If you’re working with a manuscript that has never been sent out, you have only your judgment (or if you’re lucky, a critique partner’s or group’s opinion) to evaluate the strength of your story.

If you’re working with a manuscript that has made the publishing house rounds, though, you might really want to evaluate your ms with a critical eye before deciding on self-publishing.  Why has it been turned down?

If there are serious problems with basic elements like spelling, grammar, punctuation, or story structure, your manuscript is probably not going to fly well as a self-published book either.  Likewise, if you write in rhyme and the story was turned down because of serious problems with rhyme and meter, you will not be putting your best foot forward.  You will put a lot of time, effort, and money into producing something that was turned down for good reason.  Your efforts might be better spent in learning to improve your craft and writing some new stories.  Remember, your name is going on the cover.

If your story hasn’t sold because the topic is very tired (there are an awful lot of bedtime books out there, for example, so to make one shine you really have to have a new twist) your self-published story may have a hard time garnering attention and standing out from the extensive list of the tried and true.

But if you’ve written a story you love, if it’s written well, if it really works on many levels and has been passed on by publishing houses for no concrete reason other than it “doesn’t suit their needs at this time” or competes with other titles on their current lists, or if you’ve written a book of children’s poetry or something else which is valuable but a very hard sell to traditional publishers, or if your picture book works fantastically at 40 pages, then self-publishing might be a great choice for you.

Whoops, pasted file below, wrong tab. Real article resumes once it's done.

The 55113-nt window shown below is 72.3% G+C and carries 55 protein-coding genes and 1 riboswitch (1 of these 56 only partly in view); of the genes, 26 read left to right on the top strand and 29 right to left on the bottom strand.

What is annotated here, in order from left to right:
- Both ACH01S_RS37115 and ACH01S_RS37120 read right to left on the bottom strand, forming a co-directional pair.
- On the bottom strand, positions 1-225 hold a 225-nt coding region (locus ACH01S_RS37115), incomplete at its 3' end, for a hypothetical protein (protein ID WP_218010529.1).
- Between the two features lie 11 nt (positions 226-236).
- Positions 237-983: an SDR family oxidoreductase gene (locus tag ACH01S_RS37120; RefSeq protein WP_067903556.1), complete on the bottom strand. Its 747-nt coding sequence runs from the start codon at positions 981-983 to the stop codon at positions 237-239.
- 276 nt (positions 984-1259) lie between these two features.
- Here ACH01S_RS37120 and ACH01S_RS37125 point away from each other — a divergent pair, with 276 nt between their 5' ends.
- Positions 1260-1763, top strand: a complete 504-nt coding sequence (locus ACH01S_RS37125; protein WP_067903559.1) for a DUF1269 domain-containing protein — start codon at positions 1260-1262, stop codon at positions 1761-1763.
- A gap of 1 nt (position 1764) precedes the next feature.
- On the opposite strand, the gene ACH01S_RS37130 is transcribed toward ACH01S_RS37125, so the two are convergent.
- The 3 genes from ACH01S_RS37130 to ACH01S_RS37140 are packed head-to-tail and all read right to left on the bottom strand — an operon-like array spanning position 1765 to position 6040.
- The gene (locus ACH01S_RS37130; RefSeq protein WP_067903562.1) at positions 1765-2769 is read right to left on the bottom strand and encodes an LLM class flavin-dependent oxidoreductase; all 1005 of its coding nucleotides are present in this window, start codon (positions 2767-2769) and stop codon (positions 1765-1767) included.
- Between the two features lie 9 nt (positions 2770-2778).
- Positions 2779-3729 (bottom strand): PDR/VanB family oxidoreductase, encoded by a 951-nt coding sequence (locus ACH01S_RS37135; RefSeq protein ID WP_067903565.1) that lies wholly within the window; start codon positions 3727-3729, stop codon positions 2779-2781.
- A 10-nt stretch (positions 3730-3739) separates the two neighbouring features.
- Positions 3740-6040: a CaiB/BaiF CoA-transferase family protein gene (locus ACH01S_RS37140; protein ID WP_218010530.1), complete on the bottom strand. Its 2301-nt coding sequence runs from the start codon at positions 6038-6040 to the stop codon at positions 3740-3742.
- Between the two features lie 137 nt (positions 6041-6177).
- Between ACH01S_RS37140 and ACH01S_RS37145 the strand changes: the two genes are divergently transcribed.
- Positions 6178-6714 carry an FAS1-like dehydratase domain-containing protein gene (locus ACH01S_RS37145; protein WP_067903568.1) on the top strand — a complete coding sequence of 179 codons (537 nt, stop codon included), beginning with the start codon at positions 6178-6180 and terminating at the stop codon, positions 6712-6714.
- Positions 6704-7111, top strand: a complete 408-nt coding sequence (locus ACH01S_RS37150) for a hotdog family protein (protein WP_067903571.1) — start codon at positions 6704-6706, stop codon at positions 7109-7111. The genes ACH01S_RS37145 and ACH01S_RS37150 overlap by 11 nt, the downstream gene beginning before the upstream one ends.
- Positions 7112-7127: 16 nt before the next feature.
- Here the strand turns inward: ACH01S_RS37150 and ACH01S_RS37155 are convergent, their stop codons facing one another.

I hope this will help lots of writers out there to see self-publishing as a positive choice rather than as a last resort.  And I would recommend a look at the mini self-publishing series from June for some real-life stories from authors who chose this path and produced really wonderful, quality books.  (It will also give you an idea of how much is involved with self-publishing – it’s not really a throwing in the towel kind of job! :))  Please see SNOW GAMES (which kind of falls between traditional and self-publishing because it had to pass editorial review, but it also had to be presented ready to go in finished format with art), GATOR’S GANG, SHOW ME HOWLUCY SNIGGLEFRITZ and MEG THE EGG.

And I would very much love other writers – traditionally, self- and not-yet-published, to chime in with their thoughts on this question.  Is there a time when you should self-publish because you’ve given up hope of traditional publication?  Does self-publishing mean you’ve thrown in the towel?  What do you see as pros and cons of self-publishing?

Thanks for a very thought-provoking question, Saba.  I hope my answer and whatever gets added in the comment section are helpful to you!

Happy Columbus Day, everyone 🙂

Guest Joanna Marple Demystifies The uTales Process

Today I have such a treat for you!  Please join me in welcoming talented new author Joanna Marple whose book Snow Games was released last month from uTales.

If you have not had a chance to view other posts in Joanna’s blog tour, you can see the schedule and links at the end of this post.  Other topics have included reviews of the book, an interview with Joanna, and where she got her inspiration, but today she’s going to explain how uTales works.

Take it away, Joanna! 🙂